FORT LEONARD WOOD, Mo. - (Nov. 24, 2010) The U.S. Army Corps of Engineers Prime Power School officially opened on Fort Leonard Wood, Mo., Nov. 22, during a ribbon cutting ceremony hosted by the Maneuver Support Center of Excellence. As a result of the 2005 Base Realignment and Closure program, the school was moved from Fort Belvoir, Va., to Fort Leonard Wood.

"Today is an extremely important and monumental occasion for prime power. It is an exciting new chapter for the United States Army Prime Power School, a new chapter in a book that started in 1958 at Fort Belvoir," said Lt. Col. Matthew Tyler, 249th Engineer Battalion (Prime Power) commander. "A new chapter starts here with the state-of-the-art training facilities at the Maneuver Support Center of Excellence, a state-of-the-art training center that builds strong warriors, leaders and families and forces."

Tyler and the many other guest speakers thanked the garrison staff, the Kansas City district of the U.S. Army Corps of Engineers, contractors, Prime Power School faculty and staff, the Directorate of Department Works and the multitude of others who made the facility possible. The 77,000 square-foot training facility will serve to instruct countless Soldiers of the 21P, prime power production specialist, Military Occupational Specialty.

"Soldiers of the 249th Engr. Bn. are our nation's generator on the battlefield and in support of our nation's response to natural and man-made disasters here at home and abroad," said Maj. Gen. Merdith "Bo" Temple, U.S. Army Corps of Engineers deputy commander. "Their specialized skills do much more than just turn the lights on. Prime Power graduates bear the awesome responsibility to generate and distribute power to support our warfighters in the field. Soldiers of Black Lions represent the best and brightest of our Army and we owe each of them the very best training facilities possible. Today the Army is delivering. The building that you see before you replaces a WWII facility at Fort Belvoir with cutting edge technology that enhances the education and training of our Prime Power Soldiers here at Fort Leonard Wood."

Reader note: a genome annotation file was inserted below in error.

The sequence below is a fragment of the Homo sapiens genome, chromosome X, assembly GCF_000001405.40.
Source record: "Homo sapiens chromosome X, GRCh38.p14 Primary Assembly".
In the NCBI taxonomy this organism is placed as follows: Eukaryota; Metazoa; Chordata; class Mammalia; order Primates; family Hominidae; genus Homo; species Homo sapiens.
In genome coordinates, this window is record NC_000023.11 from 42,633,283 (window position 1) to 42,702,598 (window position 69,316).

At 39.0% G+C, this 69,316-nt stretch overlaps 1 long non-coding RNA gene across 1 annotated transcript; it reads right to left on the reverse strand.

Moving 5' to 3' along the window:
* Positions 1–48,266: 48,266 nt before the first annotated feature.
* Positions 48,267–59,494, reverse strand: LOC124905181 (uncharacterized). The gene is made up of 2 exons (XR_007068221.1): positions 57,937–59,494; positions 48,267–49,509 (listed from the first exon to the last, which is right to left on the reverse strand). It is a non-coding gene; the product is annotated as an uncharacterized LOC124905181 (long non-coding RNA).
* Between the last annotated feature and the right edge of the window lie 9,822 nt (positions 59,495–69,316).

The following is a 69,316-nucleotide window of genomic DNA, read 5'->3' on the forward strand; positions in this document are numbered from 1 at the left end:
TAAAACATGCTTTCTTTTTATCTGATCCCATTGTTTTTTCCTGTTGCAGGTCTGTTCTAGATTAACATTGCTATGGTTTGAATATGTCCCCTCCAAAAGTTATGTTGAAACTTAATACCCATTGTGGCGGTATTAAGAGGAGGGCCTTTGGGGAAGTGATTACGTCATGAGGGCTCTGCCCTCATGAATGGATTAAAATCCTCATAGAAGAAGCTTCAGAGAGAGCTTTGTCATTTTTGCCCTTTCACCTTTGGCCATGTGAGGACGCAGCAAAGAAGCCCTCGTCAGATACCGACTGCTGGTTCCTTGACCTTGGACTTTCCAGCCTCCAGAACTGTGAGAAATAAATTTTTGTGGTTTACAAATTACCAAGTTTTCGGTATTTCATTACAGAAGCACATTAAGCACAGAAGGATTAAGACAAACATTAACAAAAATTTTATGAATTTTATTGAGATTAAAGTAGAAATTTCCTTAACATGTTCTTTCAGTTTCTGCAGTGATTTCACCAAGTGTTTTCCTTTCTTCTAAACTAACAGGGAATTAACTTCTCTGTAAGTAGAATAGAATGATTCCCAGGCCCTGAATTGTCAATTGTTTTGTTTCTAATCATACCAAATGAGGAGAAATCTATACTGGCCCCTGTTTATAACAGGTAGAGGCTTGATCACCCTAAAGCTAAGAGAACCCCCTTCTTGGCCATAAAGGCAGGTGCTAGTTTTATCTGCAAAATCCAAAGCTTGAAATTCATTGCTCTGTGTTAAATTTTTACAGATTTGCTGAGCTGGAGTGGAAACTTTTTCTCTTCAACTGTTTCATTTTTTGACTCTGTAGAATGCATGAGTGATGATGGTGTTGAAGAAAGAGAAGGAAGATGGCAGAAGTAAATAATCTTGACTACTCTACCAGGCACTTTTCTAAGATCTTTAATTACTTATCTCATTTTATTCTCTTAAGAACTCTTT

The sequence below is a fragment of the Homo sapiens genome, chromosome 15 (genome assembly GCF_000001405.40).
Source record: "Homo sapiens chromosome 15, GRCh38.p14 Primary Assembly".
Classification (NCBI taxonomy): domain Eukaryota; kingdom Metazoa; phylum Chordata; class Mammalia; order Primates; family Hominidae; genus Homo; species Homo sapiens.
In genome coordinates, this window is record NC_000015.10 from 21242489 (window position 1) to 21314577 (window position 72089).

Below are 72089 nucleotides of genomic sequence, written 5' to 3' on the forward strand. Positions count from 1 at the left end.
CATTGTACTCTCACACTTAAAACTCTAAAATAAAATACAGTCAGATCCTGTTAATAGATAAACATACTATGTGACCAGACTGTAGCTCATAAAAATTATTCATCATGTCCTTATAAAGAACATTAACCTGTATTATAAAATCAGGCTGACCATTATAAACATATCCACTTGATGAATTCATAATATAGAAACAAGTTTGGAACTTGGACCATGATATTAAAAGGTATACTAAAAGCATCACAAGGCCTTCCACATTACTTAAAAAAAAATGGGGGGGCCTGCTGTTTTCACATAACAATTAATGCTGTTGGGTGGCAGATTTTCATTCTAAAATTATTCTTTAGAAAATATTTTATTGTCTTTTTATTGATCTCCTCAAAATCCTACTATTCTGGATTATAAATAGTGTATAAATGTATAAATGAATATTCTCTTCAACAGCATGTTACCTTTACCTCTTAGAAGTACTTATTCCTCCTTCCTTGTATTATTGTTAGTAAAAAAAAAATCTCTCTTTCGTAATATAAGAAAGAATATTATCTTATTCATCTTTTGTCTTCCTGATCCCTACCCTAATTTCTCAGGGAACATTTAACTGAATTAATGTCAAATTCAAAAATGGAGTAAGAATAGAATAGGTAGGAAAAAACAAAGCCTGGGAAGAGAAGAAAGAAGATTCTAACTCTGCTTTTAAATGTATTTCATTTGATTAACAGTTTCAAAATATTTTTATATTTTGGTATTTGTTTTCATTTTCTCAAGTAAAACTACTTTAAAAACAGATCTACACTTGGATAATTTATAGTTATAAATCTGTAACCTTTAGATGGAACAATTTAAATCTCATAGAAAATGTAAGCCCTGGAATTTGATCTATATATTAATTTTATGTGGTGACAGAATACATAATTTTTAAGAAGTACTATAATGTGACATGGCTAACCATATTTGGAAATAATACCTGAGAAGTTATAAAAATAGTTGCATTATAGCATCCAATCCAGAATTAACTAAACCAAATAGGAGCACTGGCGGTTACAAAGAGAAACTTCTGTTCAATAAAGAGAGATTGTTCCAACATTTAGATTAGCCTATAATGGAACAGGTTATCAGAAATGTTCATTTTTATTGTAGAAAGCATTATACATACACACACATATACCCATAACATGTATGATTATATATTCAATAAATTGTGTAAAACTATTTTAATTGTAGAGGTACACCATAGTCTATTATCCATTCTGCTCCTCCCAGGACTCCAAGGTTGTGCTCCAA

The building offers the latest technology in classrooms, laboratories, equipment training and testing areas, administrative offices, conference rooms, an auditorium and an outdoor equipment testing area.

"What was once an outdated warehouse at Fort Belvoir, is now a state-of-the-art facility equipped with virtual training classrooms and specialized laboratories pertaining to all prime power functions," Temple said.

The Fort Leonard Wood and Maneuver Support Center of Excellence welcomes the school and looks forward to all that it will produce.

"I can't tell you how excited we are to have this great facility and this great team here at Fort Leonard Wood," said Maj. Gen. David Quantock, MSCoE and Fort Leonard Wood commanding general. "Prime Power ... is absolutely critical to the success of our missions. ... Right here on Fort Leonard Wood, we're going to be able to train the best of the best."

The Prime Power School course is broken down into three phases during the year-long training: academics, operator training and specialty training.

"Everyone making the transfer from Fort Belvoir to Fort Leonard Wood is extremely impressed. The potential that this represents will expand opportunities for the next generation of Soldiers," said Sgt. 1st Class Kenneth Salnier, instructor.

The official opening of the school also marked the changing of command from Chief Warrant Officer 5 Tyman Wallace, Sr., to Chief Warrant Officer 4 Phil Mowatt.

"Thank those who had the confidence in me to select me for this position and a special thank you to all the great engineers who had a hand in building this truly remarkable facility," Mowatt said. "It is fitting that the Prime Power School was brought to Fort Leonard Wood, home of engineer training, and I am confident that together, there is much we can accomplish."

Distinguished guests, military and civilian dignitaries and other attendees enjoyed a reception and a tour of the new facility at the conclusion of the ceremonies.

(Editor's note: Emily Athens is a photojournalist and writes for the Fort Leonard Wood, Mo., newspaper, the Guidon.)